Oil prices rise as OPEC forecasts strong global demand and weather disrupts U.S. production

OPEC maintains 2.25 mn bpd demand growth forecast
Oil prices rise as OPEC forecasts strong global demand and weather disrupts U.S. production
Oil prices up on OPEC demand estimate

Oil prices witnessed an increase on Thursday as the Organization of the Petroleum Exporting Countries (OPEC) predicted strong growth in global oil demand for the next two years. The market also focused on the impact of disrupted U.S. oil production due to extreme cold weather, along with geopolitical tensions in the Middle East.

During the early morning, Brent crude futures rose by 0.3 percent, or 21 cents, reaching $78.09 per barrel at 05:05 GMT. Similarly, U.S. West Texas Intermediate crude futures increased by 0.6 percent, or 40 cents, reaching $72.96, according to Reuters.

In its monthly report, OPEC stated that it expects world oil demand to rise by a robust 1.85 million barrels per day (bpd) in 2025, reaching 106.21 million bpd. For 2024, OPEC maintained its previous forecast of demand growth at 2.25 million bpd, as stated in December.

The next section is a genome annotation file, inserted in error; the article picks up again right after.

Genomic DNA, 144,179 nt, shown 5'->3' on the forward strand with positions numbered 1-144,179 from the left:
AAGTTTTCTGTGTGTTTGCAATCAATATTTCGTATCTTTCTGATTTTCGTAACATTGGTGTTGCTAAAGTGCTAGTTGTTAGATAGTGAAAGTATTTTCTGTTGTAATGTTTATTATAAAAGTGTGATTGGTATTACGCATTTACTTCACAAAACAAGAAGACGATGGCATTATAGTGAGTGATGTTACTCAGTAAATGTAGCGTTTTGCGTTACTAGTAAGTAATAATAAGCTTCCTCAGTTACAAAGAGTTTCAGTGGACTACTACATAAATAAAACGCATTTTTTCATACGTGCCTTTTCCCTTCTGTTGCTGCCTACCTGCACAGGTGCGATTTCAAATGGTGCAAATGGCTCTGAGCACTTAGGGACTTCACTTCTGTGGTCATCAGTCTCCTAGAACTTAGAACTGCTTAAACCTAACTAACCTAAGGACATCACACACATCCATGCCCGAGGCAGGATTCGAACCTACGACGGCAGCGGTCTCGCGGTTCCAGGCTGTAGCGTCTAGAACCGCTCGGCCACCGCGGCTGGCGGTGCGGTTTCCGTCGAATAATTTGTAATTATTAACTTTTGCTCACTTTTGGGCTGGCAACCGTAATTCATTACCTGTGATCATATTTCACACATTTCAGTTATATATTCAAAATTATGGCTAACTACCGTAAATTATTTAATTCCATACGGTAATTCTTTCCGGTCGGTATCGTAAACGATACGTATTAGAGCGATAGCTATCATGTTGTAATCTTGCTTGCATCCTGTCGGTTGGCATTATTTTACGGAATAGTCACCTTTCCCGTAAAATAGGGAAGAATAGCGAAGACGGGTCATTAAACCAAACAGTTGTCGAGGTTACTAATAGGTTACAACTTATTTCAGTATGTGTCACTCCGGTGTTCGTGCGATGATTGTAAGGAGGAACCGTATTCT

Market caution amidst price gains

Despite the price gains, the market was cautious due to a combination of factors. Yeap Jun Rong, market strategist at IG, highlighted that Brent crude prices have remained within a narrow range over the past two weeks as market participants grapple with mixed demand-supply dynamics and ongoing geopolitical tensions. The oil demand outlook was also affected by an unexpected increase in U.S. crude stockpiles and challenging recovery conditions in China.

Read more: Saudi Arabia: OPEC+ oil production cuts can continue past March if needed

Later today, the U.S. government is expected to release its data on oil stocks. Market sources, referring to figures from the U.S. Petroleum Institute on Wednesday, reported that domestic crude stocks increased by 480,000 barrels last week.

In addition, North Dakota, one of America’s major oil producers, reported a decline in oil production of 650,000 to 700,000 barrels per day due to temperatures dropping below zero. This represents less than half of the usual production levels.

Robust non-oil GDP growth in GCC countries

Meanwhile, Moody’s Investors Service stated on Wednesday that the sustained robust growth of real non-oil GDP in the Gulf Cooperation Council (GCC) countries, averaging around 4 percent, would help offset the decline in oil production resulting from the restrictions on crude production since November 2022.

According to their report, the recovery of oil production levels will be gradual, with the possibility of further production cuts from 2023 levels. This is in line with the announcement made by OPEC+ at the end of November, stating that voluntary production cuts would continue into the first quarter of 2024.

Moody’s also highlighted that significant government-led economic diversification projects in the Gulf region are progressing as planned, demonstrating the commitment to reduce long-term reliance on oil and gas.

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